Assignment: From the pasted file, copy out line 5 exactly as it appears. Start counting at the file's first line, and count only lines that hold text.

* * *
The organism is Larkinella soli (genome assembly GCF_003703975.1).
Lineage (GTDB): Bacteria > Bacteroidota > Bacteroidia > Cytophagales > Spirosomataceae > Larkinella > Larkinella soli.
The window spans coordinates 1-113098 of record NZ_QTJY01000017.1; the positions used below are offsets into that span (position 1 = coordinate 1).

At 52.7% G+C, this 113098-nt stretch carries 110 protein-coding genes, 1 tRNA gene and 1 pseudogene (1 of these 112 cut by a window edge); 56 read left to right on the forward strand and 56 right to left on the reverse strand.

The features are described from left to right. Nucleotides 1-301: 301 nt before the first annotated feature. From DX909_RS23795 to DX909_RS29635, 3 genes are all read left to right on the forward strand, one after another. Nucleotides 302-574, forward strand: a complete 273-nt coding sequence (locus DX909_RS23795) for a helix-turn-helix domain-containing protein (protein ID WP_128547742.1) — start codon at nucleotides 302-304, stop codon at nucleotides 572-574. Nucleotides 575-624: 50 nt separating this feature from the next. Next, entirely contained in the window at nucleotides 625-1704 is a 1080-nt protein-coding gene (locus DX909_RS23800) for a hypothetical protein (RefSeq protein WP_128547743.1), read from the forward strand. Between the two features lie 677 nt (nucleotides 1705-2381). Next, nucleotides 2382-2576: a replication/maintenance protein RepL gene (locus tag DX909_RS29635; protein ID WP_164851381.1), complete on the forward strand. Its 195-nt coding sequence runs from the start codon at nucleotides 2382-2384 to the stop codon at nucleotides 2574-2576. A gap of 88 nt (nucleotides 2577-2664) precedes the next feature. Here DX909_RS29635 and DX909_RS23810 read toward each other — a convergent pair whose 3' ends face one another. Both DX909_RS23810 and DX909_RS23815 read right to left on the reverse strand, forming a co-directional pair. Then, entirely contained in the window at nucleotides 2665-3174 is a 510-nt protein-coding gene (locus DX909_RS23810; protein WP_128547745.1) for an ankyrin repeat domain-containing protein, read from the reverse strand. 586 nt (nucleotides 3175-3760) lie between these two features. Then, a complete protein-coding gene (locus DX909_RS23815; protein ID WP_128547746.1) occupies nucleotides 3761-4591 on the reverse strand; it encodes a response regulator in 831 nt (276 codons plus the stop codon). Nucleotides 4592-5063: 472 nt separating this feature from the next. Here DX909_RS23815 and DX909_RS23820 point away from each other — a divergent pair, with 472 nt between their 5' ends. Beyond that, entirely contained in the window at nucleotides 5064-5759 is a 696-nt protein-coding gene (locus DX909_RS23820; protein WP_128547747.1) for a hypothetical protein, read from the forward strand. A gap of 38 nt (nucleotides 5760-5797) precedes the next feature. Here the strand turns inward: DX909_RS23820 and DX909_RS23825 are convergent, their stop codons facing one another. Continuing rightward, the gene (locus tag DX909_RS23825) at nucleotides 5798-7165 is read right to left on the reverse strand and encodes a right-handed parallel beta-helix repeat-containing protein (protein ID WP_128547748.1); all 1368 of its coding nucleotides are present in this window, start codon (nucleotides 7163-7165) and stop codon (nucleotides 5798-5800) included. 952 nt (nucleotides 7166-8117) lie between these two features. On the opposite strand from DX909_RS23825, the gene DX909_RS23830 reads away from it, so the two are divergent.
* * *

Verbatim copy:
The features are described from left to right. Nucleotides 1-301: 301 nt before the first annotated feature. From DX909_RS23795 to DX909_RS29635, 3 genes are all read left to right on the forward strand, one after another. Nucleotides 302-574, forward strand: a complete 273-nt coding sequence (locus DX909_RS23795) for a helix-turn-helix domain-containing protein (protein ID WP_128547742.1) — start codon at nucleotides 302-304, stop codon at nucleotides 572-574. Nucleotides 575-624: 50 nt separating this feature from the next. Next, entirely contained in the window at nucleotides 625-1704 is a 1080-nt protein-coding gene (locus DX909_RS23800) for a hypothetical protein (RefSeq protein WP_128547743.1), read from the forward strand. Between the two features lie 677 nt (nucleotides 1705-2381). Next, nucleotides 2382-2576: a replication/maintenance protein RepL gene (locus tag DX909_RS29635; protein ID WP_164851381.1), complete on the forward strand. Its 195-nt coding sequence runs from the start codon at nucleotides 2382-2384 to the stop codon at nucleotides 2574-2576. A gap of 88 nt (nucleotides 2577-2664) precedes the next feature. Here DX909_RS29635 and DX909_RS23810 read toward each other — a convergent pair whose 3' ends face one another. Both DX909_RS23810 and DX909_RS23815 read right to left on the reverse strand, forming a co-directional pair. Then, entirely contained in the window at nucleotides 2665-3174 is a 510-nt protein-coding gene (locus DX909_RS23810; protein WP_128547745.1) for an ankyrin repeat domain-containing protein, read from the reverse strand. 586 nt (nucleotides 3175-3760) lie between these two features. Then, a complete protein-coding gene (locus DX909_RS23815; protein ID WP_128547746.1) occupies nucleotides 3761-4591 on the reverse strand; it encodes a response regulator in 831 nt (276 codons plus the stop codon). Nucleotides 4592-5063: 472 nt separating this feature from the next. Here DX909_RS23815 and DX909_RS23820 point away from each other — a divergent pair, with 472 nt between their 5' ends. Beyond that, entirely contained in the window at nucleotides 5064-5759 is a 696-nt protein-coding gene (locus DX909_RS23820; protein WP_128547747.1) for a hypothetical protein, read from the forward strand. A gap of 38 nt (nucleotides 5760-5797) precedes the next feature. Here the strand turns inward: DX909_RS23820 and DX909_RS23825 are convergent, their stop codons facing one another. Continuing rightward, the gene (locus tag DX909_RS23825) at nucleotides 5798-7165 is read right to left on the reverse strand and encodes a right-handed parallel beta-helix repeat-containing protein (protein ID WP_128547748.1); all 1368 of its coding nucleotides are present in this window, start codon (nucleotides 7163-7165) and stop codon (nucleotides 5798-5800) included. 952 nt (nucleotides 7166-8117) lie between these two features. On the opposite strand from DX909_RS23825, the gene DX909_RS23830 reads away from it, so the two are divergent.